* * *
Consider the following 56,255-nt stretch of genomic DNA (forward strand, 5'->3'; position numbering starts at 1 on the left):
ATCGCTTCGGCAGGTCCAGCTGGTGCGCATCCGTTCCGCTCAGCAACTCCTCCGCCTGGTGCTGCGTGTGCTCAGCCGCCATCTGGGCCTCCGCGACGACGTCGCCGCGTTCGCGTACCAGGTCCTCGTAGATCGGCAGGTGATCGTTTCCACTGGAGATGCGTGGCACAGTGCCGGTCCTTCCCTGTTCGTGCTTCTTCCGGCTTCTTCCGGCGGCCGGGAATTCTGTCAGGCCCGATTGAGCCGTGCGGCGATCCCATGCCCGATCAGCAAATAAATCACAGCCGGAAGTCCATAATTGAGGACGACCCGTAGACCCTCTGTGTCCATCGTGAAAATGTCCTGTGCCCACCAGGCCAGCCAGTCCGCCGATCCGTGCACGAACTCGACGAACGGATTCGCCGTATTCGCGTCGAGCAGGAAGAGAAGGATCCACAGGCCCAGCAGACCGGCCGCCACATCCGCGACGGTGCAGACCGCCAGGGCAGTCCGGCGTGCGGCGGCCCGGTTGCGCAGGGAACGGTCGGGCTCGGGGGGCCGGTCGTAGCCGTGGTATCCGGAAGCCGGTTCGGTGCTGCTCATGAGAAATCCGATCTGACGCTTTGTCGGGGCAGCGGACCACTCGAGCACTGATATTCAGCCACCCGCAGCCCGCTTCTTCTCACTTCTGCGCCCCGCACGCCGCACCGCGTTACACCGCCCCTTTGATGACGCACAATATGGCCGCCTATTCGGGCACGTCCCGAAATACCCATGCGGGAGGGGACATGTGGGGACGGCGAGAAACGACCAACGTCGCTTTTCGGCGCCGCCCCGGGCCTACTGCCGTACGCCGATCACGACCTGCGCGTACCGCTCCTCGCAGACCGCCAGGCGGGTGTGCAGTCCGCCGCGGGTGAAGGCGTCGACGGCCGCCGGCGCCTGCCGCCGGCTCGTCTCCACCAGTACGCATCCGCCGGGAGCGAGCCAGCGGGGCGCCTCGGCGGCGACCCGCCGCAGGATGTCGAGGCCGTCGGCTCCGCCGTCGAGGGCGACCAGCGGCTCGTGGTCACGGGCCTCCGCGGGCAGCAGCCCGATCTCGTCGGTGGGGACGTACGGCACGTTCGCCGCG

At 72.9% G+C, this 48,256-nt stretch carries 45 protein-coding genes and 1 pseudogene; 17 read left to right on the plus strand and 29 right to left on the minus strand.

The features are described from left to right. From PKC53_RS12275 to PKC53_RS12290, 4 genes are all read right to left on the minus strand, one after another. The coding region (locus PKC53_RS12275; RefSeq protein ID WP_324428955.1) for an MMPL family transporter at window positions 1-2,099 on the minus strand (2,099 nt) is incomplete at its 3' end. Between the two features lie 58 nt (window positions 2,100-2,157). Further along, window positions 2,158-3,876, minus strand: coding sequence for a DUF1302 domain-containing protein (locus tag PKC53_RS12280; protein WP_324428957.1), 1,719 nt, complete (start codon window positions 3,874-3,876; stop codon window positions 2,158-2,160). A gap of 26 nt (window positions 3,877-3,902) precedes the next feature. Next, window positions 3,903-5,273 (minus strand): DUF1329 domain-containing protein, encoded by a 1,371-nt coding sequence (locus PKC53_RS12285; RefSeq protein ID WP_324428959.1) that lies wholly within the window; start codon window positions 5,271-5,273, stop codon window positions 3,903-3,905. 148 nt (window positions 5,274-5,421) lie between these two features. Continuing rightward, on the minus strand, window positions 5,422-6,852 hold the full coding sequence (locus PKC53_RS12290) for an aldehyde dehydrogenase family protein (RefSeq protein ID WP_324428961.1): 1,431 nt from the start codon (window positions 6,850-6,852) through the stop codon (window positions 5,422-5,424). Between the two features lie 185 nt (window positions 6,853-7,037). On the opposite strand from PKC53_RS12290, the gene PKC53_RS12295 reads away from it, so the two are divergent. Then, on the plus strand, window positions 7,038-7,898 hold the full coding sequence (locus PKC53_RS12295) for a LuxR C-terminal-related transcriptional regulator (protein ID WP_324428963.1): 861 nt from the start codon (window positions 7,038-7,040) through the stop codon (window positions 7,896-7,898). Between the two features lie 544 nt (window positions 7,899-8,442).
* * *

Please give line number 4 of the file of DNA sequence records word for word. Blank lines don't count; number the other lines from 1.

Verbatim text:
The features are described from left to right. From PKC53_RS12275 to PKC53_RS12290, 4 genes are all read right to left on the minus strand, one after another. The coding region (locus PKC53_RS12275; RefSeq protein ID WP_324428955.1) for an MMPL family transporter at window positions 1-2,099 on the minus strand (2,099 nt) is incomplete at its 3' end. Between the two features lie 58 nt (window positions 2,100-2,157). Further along, window positions 2,158-3,876, minus strand: coding sequence for a DUF1302 domain-containing protein (locus tag PKC53_RS12280; protein WP_324428957.1), 1,719 nt, complete (start codon window positions 3,874-3,876; stop codon window positions 2,158-2,160). A gap of 26 nt (window positions 3,877-3,902) precedes the next feature. Next, window positions 3,903-5,273 (minus strand): DUF1329 domain-containing protein, encoded by a 1,371-nt coding sequence (locus PKC53_RS12285; RefSeq protein ID WP_324428959.1) that lies wholly within the window; start codon window positions 5,271-5,273, stop codon window positions 3,903-3,905. 148 nt (window positions 5,274-5,421) lie between these two features. Continuing rightward, on the minus strand, window positions 5,422-6,852 hold the full coding sequence (locus PKC53_RS12290) for an aldehyde dehydrogenase family protein (RefSeq protein ID WP_324428961.1): 1,431 nt from the start codon (window positions 6,850-6,852) through the stop codon (window positions 5,422-5,424). Between the two features lie 185 nt (window positions 6,853-7,037). On the opposite strand from PKC53_RS12290, the gene PKC53_RS12295 reads away from it, so the two are divergent. Then, on the plus strand, window positions 7,038-7,898 hold the full coding sequence (locus PKC53_RS12295) for a LuxR C-terminal-related transcriptional regulator (protein ID WP_324428963.1): 861 nt from the start codon (window positions 7,038-7,040) through the stop codon (window positions 7,896-7,898). Between the two features lie 544 nt (window positions 7,899-8,442).